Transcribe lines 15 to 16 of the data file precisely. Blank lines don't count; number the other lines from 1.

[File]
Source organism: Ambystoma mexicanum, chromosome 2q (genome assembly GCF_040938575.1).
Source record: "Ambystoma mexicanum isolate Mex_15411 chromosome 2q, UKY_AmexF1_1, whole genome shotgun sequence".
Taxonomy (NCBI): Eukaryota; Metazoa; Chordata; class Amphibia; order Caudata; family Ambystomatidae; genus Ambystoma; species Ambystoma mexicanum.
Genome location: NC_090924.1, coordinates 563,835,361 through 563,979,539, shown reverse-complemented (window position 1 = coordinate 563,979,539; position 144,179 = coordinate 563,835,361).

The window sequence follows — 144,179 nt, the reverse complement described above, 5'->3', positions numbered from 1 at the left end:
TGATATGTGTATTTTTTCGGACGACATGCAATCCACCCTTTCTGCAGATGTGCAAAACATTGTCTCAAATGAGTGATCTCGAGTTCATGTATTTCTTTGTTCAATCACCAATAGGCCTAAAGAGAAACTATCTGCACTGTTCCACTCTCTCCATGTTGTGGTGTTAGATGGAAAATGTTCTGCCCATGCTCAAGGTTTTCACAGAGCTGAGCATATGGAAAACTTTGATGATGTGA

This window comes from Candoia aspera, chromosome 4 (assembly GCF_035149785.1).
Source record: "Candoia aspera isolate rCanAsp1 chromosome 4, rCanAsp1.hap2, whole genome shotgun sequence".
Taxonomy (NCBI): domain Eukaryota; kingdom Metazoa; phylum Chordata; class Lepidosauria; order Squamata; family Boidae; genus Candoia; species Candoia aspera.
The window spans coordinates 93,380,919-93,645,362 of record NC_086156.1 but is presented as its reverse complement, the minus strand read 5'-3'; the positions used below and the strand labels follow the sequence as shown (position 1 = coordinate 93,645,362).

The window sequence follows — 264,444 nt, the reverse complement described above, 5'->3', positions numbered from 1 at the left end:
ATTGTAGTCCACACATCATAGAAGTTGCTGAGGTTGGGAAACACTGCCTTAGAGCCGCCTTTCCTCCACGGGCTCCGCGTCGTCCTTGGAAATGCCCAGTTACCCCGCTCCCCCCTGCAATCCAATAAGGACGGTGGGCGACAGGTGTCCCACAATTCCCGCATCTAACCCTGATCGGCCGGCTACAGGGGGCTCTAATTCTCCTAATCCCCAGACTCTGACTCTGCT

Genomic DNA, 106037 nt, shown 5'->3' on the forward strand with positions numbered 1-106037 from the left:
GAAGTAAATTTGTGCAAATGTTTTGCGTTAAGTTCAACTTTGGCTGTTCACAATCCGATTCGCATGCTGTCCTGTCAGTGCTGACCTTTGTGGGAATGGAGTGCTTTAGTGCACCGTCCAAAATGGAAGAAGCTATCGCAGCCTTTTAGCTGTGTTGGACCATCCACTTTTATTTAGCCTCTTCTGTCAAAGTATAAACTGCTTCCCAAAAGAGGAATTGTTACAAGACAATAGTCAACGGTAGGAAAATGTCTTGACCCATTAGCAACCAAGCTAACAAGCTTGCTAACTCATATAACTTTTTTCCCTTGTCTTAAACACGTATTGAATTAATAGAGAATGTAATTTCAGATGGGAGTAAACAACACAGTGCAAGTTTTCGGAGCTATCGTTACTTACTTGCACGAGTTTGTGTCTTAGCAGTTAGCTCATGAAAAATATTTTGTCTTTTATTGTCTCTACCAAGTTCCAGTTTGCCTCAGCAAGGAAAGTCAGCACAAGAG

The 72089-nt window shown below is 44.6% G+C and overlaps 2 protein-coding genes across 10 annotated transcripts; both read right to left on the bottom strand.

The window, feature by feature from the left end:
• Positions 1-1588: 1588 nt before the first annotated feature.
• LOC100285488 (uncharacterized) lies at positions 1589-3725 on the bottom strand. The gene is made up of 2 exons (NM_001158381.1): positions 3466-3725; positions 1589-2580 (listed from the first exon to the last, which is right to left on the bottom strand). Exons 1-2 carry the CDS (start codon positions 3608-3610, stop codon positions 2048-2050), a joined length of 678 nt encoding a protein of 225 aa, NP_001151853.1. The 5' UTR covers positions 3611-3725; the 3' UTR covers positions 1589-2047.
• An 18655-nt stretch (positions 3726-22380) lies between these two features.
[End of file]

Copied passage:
The 72089-nt window shown below is 44.6% G+C and overlaps 2 protein-coding genes across 10 annotated transcripts; both read right to left on the bottom strand.

The window, feature by feature from the left end: